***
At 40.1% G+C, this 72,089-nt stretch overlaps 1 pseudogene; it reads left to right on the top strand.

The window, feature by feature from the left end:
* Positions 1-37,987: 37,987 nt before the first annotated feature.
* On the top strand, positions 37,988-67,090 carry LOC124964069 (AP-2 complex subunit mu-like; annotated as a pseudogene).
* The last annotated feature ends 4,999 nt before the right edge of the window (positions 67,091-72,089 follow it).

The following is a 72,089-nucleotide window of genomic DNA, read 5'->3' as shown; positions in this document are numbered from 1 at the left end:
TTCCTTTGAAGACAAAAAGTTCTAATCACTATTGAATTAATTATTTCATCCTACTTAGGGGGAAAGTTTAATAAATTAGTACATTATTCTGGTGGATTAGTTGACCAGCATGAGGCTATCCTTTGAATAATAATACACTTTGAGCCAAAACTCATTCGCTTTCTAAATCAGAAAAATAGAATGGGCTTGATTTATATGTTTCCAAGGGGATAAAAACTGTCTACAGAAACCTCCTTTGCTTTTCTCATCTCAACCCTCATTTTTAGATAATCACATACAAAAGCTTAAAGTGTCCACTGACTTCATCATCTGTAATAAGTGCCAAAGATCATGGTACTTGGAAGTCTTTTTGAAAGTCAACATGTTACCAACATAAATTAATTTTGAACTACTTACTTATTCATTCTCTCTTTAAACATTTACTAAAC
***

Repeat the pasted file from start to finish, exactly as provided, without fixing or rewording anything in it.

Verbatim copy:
At 40.1% G+C, this 72,089-nt stretch overlaps 1 pseudogene; it reads left to right on the top strand.

The window, feature by feature from the left end:
* Positions 1-37,987: 37,987 nt before the first annotated feature.
* On the top strand, positions 37,988-67,090 carry LOC124964069 (AP-2 complex subunit mu-like; annotated as a pseudogene).
* The last annotated feature ends 4,999 nt before the right edge of the window (positions 67,091-72,089 follow it).

The following is a 72,089-nucleotide window of genomic DNA, read 5'->3' as shown; positions in this document are numbered from 1 at the left end:
TTCCTTTGAAGACAAAAAGTTCTAATCACTATTGAATTAATTATTTCATCCTACTTAGGGGGAAAGTTTAATAAATTAGTACATTATTCTGGTGGATTAGTTGACCAGCATGAGGCTATCCTTTGAATAATAATACACTTTGAGCCAAAACTCATTCGCTTTCTAAATCAGAAAAATAGAATGGGCTTGATTTATATGTTTCCAAGGGGATAAAAACTGTCTACAGAAACCTCCTTTGCTTTTCTCATCTCAACCCTCATTTTTAGATAATCACATACAAAAGCTTAAAGTGTCCACTGACTTCATCATCTGTAATAAGTGCCAAAGATCATGGTACTTGGAAGTCTTTTTGAAAGTCAACATGTTACCAACATAAATTAATTTTGAACTACTTACTTATTCATTCTCTCTTTAAACATTTACTAAAC